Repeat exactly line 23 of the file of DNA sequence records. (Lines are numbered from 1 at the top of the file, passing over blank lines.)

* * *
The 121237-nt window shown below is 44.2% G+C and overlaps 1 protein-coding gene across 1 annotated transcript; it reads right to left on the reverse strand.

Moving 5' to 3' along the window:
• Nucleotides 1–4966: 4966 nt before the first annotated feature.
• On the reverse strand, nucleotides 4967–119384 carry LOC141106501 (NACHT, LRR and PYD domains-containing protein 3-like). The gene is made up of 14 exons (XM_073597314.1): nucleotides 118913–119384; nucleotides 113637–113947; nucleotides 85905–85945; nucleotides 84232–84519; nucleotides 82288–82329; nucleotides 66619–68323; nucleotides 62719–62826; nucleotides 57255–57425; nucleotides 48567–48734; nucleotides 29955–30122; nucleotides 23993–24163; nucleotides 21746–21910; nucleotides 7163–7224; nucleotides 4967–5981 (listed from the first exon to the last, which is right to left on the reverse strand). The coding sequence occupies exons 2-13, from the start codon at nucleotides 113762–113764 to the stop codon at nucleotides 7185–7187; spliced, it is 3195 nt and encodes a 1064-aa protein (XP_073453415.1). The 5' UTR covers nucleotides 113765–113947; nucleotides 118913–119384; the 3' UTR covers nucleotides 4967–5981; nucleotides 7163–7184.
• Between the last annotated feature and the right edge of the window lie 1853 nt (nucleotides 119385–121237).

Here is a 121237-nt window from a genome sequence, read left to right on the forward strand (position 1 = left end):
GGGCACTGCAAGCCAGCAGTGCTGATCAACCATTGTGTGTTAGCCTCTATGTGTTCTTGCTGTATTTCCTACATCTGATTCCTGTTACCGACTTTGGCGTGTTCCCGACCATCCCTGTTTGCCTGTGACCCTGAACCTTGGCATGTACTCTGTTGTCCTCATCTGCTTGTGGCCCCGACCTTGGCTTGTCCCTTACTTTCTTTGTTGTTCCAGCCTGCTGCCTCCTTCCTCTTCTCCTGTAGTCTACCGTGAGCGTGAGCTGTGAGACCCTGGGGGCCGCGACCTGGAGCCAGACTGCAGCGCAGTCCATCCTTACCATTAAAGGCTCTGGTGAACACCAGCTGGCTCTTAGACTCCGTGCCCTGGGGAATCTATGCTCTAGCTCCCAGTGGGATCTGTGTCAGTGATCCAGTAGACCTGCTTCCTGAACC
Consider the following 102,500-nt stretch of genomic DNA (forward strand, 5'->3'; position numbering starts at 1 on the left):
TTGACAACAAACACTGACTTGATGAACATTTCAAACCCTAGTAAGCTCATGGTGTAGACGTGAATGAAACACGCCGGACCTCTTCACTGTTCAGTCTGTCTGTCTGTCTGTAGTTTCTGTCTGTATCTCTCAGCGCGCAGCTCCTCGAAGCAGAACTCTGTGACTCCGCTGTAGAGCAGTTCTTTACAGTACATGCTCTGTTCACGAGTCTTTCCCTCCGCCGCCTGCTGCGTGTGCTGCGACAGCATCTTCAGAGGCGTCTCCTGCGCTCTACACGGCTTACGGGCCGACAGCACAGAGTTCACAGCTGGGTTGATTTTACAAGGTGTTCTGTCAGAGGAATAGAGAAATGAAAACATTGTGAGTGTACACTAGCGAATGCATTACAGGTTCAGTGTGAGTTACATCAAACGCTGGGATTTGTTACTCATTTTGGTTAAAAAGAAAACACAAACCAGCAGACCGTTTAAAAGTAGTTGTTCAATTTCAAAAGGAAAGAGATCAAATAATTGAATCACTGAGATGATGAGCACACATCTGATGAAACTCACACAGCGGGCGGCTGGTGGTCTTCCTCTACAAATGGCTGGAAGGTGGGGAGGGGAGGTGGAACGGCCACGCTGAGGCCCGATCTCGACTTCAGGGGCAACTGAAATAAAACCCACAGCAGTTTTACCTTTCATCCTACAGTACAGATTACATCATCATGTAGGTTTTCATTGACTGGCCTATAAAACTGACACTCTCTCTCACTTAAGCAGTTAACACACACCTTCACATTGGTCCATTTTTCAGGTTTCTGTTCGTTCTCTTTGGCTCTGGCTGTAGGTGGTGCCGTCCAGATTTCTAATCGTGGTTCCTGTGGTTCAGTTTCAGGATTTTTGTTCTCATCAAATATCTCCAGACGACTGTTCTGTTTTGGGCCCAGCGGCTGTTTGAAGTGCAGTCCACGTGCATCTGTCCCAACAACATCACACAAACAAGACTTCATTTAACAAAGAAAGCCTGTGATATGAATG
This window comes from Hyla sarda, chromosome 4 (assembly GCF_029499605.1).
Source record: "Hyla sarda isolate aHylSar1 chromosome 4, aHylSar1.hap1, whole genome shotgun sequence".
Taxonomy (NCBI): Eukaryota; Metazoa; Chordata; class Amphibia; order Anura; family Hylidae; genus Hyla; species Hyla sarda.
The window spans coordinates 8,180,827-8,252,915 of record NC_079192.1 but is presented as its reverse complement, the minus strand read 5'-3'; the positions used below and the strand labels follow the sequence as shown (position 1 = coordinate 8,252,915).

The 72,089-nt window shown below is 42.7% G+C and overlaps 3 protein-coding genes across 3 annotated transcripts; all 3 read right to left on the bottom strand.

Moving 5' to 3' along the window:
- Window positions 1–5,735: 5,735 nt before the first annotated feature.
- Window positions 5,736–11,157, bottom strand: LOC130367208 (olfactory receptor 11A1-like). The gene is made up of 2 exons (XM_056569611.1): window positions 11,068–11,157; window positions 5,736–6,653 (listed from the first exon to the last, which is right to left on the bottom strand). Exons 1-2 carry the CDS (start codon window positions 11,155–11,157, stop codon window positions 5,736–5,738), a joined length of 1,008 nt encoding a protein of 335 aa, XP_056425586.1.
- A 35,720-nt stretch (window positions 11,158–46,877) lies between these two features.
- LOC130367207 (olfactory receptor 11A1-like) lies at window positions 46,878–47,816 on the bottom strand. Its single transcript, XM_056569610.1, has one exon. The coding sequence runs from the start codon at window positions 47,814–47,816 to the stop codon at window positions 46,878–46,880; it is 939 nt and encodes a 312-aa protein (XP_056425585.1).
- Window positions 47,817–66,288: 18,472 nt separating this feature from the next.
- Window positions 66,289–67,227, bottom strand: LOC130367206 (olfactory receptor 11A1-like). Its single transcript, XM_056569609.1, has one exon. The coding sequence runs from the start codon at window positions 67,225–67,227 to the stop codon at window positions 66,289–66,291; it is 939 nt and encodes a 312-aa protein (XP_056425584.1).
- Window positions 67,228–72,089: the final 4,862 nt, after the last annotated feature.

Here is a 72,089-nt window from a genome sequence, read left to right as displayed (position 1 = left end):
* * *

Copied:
Here is a 72,089-nt window from a genome sequence, read left to right as displayed (position 1 = left end):